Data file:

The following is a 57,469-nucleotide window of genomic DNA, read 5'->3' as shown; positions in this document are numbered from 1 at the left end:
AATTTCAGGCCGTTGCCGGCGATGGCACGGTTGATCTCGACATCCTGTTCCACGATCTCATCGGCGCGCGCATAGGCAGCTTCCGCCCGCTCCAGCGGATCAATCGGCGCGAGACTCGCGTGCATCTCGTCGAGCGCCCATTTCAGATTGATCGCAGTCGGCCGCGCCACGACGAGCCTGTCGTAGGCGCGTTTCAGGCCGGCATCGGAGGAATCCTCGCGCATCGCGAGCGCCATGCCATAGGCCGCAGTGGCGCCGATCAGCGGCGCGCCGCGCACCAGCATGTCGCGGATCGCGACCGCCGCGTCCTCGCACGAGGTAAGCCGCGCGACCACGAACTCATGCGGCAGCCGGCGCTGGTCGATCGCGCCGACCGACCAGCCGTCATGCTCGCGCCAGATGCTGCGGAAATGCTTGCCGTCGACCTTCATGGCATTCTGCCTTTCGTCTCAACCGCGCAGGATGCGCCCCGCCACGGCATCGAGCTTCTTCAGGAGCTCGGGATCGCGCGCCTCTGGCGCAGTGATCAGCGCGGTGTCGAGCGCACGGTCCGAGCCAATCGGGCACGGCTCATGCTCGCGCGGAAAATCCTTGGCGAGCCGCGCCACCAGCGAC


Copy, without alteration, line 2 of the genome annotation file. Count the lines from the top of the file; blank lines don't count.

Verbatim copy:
AATTTCAGGCCGTTGCCGGCGATGGCACGGTTGATCTCGACATCCTGTTCCACGATCTCATCGGCGCGCGCATAGGCAGCTTCCGCCCGCTCCAGCGGATCAATCGGCGCGAGACTCGCGTGCATCTCGTCGAGCGCCCATTTCAGATTGATCGCAGTCGGCCGCGCCACGACGAGCCTGTCGTAGGCGCGTTTCAGGCCGGCATCGGAGGAATCCTCGCGCATCGCGAGCGCCATGCCATAGGCCGCAGTGGCGCCGATCAGCGGCGCGCCGCGCACCAGCATGTCGCGGATCGCGACCGCCGCGTCCTCGCACGAGGTAAGCCGCGCGACCACGAACTCATGCGGCAGCCGGCGCTGGTCGATCGCGCCGACCGACCAGCCGTCATGCTCGCGCCAGATGCTGCGGAAATGCTTGCCGTCGACCTTCATGGCATTCTGCCTTTCGTCTCAACCGCGCAGGATGCGCCCCGCCACGGCATCGAGCTTCTTCAGGAGCTCGGGATCGCGCGCCTCTGGCGCAGTGATCAGCGCGGTGTCGAGCGCACGGTCCGAGCCAATCGGGCACGGCTCATGCTCGCGCGGAAAATCCTTGGCGAGCCGCGCCACCAGCGAC